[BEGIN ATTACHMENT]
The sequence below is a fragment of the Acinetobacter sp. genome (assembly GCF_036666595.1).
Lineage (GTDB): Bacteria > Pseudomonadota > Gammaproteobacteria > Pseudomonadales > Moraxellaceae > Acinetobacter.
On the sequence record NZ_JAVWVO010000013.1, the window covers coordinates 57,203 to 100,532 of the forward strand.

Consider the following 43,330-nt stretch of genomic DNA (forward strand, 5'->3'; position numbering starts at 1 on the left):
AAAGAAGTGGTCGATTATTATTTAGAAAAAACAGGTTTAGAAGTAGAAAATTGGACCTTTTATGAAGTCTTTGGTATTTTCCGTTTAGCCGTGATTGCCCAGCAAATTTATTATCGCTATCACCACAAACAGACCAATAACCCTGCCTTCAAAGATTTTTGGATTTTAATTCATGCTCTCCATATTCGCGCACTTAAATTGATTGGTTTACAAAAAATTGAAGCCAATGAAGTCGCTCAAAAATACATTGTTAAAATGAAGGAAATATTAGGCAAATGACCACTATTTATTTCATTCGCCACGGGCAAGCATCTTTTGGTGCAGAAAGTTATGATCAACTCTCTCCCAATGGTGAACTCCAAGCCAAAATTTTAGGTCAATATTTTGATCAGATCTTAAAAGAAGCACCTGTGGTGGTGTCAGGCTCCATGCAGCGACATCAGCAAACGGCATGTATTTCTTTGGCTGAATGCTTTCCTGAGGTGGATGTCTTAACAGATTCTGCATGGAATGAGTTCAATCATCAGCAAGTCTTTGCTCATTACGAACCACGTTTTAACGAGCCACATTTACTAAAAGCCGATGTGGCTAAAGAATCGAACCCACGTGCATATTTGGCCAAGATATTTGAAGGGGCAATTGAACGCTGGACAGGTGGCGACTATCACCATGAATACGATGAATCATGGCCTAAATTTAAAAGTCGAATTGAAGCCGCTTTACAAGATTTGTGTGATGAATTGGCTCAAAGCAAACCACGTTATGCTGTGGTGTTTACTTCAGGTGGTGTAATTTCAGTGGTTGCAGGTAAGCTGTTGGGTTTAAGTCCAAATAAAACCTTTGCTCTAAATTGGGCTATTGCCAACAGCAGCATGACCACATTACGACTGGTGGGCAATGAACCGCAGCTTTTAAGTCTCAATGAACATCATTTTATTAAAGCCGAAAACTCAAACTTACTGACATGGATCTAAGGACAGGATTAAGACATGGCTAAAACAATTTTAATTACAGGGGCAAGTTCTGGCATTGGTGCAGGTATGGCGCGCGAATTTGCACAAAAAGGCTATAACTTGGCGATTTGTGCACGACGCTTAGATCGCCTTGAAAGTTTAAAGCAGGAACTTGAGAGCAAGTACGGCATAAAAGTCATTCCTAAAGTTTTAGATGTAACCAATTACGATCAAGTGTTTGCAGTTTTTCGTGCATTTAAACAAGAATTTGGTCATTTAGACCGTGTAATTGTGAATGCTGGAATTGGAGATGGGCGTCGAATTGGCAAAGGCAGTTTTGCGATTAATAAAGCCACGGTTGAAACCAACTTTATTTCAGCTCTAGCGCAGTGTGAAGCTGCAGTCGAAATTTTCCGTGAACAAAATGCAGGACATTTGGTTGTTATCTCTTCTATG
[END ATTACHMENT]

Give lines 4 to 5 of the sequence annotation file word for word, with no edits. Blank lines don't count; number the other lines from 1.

Consider the following 43,330-nt stretch of genomic DNA (forward strand, 5'->3'; position numbering starts at 1 on the left):
AAAGAAGTGGTCGATTATTATTTAGAAAAAACAGGTTTAGAAGTAGAAAATTGGACCTTTTATGAAGTCTTTGGTATTTTCCGTTTAGCCGTGATTGCCCAGCAAATTTATTATCGCTATCACCACAAACAGACCAATAACCCTGCCTTCAAAGATTTTTGGATTTTAATTCATGCTCTCCATATTCGCGCACTTAAATTGATTGGTTTACAAAAAATTGAAGCCAATGAAGTCGCTCAAAAATACATTGTTAAAATGAAGGAAATATTAGGCAAATGACCACTATTTATTTCATTCGCCACGGGCAAGCATCTTTTGGTGCAGAAAGTTATGATCAACTCTCTCCCAATGGTGAACTCCAAGCCAAAATTTTAGGTCAATATTTTGATCAGATCTTAAAAGAAGCACCTGTGGTGGTGTCAGGCTCCATGCAGCGACATCAGCAAACGGCATGTATTTCTTTGGCTGAATGCTTTCCTGAGGTGGATGTCTTAACAGATTCTGCATGGAATGAGTTCAATCATCAGCAAGTCTTTGCTCATTACGAACCACGTTTTAACGAGCCACATTTACTAAAAGCCGATGTGGCTAAAGAATCGAACCCACGTGCATATTTGGCCAAGATATTTGAAGGGGCAATTGAACGCTGGACAGGTGGCGACTATCACCATGAATACGATGAATCATGGCCTAAATTTAAAAGTCGAATTGAAGCCGCTTTACAAGATTTGTGTGATGAATTGGCTCAAAGCAAACCACGTTATGCTGTGGTGTTTACTTCAGGTGGTGTAATTTCAGTGGTTGCAGGTAAGCTGTTGGGTTTAAGTCCAAATAAAACCTTTGCTCTAAATTGGGCTATTGCCAACAGCAGCATGACCACATTACGACTGGTGGGCAATGAACCGCAGCTTTTAAGTCTCAATGAACATCATTTTATTAAAGCCGAAAACTCAAACTTACTGACATGGATCTAAGGACAGGATTAAGACATGGCTAAAACAATTTTAATTACAGGGGCAAGTTCTGGCATTGGTGCAGGTATGGCGCGCGAATTTGCACAAAAAGGCTATAACTTGGCGATTTGTGCACGACGCTTAGATCGCCTTGAAAGTTTAAAGCAGGAACTTGAGAGCAAGTACGGCATAAAAGTCATTCCTAAAGTTTTAGATGTAACCAATTACGATCAAGTGTTTGCAGTTTTTCGTGCATTTAAACAAGAATTTGGTCATTTAGACCGTGTAATTGTGAATGCTGGAATTGGAGATGGGCGTCGAATTGGCAAAGGCAGTTTTGCGATTAATAAAGCCACGGTTGAAACCAACTTTATTTCAGCTCTAGCGCAGTGTGAAGCTGCAGTCGAAATTTTCCGTGAACAAAATGCAGGACATTTGGTTGTTATCTCTTCTATG